Who are unaccompanied refuge minors?
Unaccompanied refugee minors (URM) are children under the age of 18 who have been resettled in the United States without a parent or relative to care for them.
This may also be refugee children who originally entered the U.S. with family, but have experienced a family breakdown and are now eligible to participate in the URM program.
How does Lutheran Family Services Rocky Mountains care for these children?
URM children are placed in LFSRM licensed foster homes. These foster parents come from diverse ethnic and linguistic backgrounds and have received special training on the adjustment needs of refugee youth.
LFSRM foster care case managers assist in finding and providing special services that may be needed such as English language classes, cultural identity and adjustment, refugee trauma and family tracing.
LFSRM is uniquely equipped to offer these children a new chance at life following significant hardship, loss and trauma. We are the only agency in Colorado that has expertise in foster care and refugee resettlement.
How is the URM foster care program different from traditional foster care?
The URM foster care program follows the same state and/or county laws and regulations that govern domestic foster care. URM foster families are specially trained to handle the particular needs of refugee youth.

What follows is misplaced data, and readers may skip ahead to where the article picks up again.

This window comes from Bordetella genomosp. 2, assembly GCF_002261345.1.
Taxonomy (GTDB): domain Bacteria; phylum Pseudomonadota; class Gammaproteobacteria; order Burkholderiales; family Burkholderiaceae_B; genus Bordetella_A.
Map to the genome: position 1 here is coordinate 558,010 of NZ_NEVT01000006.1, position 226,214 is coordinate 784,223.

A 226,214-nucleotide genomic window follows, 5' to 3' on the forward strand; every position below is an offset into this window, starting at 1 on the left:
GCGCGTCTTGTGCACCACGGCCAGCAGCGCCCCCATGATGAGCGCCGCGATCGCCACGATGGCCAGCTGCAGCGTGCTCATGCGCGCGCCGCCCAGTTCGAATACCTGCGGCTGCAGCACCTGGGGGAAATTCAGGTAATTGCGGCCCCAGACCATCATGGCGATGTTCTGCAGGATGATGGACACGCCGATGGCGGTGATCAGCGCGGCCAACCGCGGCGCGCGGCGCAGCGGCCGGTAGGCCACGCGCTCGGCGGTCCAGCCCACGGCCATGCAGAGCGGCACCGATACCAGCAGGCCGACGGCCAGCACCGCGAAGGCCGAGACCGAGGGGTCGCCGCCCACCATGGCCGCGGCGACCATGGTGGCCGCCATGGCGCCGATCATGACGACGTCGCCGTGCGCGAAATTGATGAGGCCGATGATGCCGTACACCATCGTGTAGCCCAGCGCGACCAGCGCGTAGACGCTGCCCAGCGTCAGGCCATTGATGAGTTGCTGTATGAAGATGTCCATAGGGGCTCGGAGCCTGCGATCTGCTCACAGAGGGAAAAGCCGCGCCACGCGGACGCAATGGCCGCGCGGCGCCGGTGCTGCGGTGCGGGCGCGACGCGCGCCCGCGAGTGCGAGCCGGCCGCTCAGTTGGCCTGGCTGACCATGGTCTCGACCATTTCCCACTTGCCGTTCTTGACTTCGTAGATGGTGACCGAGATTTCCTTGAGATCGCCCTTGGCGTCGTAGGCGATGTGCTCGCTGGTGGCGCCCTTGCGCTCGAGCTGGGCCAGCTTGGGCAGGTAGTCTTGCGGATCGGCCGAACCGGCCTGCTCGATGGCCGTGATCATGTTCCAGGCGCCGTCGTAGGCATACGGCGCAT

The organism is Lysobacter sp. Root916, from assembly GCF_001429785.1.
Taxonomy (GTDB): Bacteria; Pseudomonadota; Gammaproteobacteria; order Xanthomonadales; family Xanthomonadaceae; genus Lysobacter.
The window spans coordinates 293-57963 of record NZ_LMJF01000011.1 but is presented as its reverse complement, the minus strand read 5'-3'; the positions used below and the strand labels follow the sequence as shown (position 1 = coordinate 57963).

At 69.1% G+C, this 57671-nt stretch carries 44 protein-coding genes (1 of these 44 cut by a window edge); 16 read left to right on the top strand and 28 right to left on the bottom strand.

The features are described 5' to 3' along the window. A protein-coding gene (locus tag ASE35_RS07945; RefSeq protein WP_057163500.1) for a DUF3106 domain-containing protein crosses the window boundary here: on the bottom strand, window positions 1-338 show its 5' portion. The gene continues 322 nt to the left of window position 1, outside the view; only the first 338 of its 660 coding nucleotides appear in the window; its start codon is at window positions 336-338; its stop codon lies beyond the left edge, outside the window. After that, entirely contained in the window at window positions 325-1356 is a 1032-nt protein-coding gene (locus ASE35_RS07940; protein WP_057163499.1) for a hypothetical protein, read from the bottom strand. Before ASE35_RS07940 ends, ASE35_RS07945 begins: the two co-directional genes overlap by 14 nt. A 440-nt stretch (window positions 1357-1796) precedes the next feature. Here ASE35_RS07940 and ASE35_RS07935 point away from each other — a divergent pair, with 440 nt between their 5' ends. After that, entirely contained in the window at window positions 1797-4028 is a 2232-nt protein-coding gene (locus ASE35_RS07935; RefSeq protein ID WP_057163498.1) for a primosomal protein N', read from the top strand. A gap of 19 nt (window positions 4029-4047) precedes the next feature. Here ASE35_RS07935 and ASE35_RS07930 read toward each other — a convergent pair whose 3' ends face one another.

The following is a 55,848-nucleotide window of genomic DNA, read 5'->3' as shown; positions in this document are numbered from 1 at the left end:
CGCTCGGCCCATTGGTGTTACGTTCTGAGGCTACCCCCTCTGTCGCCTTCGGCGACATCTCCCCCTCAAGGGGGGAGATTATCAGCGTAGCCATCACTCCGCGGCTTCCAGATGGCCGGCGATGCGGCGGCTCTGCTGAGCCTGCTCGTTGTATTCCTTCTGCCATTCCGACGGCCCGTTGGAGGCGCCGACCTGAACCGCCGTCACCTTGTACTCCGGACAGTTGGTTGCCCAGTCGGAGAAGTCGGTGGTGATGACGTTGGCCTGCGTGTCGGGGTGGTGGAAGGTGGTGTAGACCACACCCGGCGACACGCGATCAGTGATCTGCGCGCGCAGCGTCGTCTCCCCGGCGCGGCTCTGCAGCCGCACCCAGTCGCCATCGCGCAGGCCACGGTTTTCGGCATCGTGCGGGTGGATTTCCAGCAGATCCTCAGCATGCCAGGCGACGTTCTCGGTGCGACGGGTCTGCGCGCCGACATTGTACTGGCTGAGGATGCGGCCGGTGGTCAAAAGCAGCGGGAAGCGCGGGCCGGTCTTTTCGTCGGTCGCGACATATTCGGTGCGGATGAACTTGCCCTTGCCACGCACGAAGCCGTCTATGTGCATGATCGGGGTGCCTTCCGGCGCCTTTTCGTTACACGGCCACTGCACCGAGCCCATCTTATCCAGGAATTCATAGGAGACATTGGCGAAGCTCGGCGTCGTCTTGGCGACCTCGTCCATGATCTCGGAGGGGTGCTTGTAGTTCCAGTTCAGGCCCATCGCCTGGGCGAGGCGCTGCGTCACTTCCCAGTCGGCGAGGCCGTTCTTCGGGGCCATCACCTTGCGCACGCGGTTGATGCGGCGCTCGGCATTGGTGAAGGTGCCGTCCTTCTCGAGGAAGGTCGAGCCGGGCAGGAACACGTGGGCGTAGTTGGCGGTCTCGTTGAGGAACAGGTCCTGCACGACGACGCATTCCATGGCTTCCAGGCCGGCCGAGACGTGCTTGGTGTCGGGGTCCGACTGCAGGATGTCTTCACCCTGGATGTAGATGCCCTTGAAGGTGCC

How long do the children stay in the foster care program?
URM children can remain in the LFSRM foster care program until they complete high school or reach 20-21 years of age.
Are the children ever reunited with their families?
Refugee minors are generally long-term foster placements, although family tracing efforts continue where possible. Like children in domestic foster care, family reunification is always the goal—if feasible and in the child’s best interest.
Become a URM foster parent!
Refugee foster care is a challenging and rewarding job. The young people in the program have endured traumatic events. Most are from cultures that are very different than our own and many know little English when they arrive. They need a great deal of patience and understanding.
As a foster parent, you can help these children adjust to our educational, financial, political and social systems, helping them learn to function independently while also encouraging them to maintain their own culture.
To become a refugee foster parent, you must attend initial and ongoing foster parent training as well as cultural training.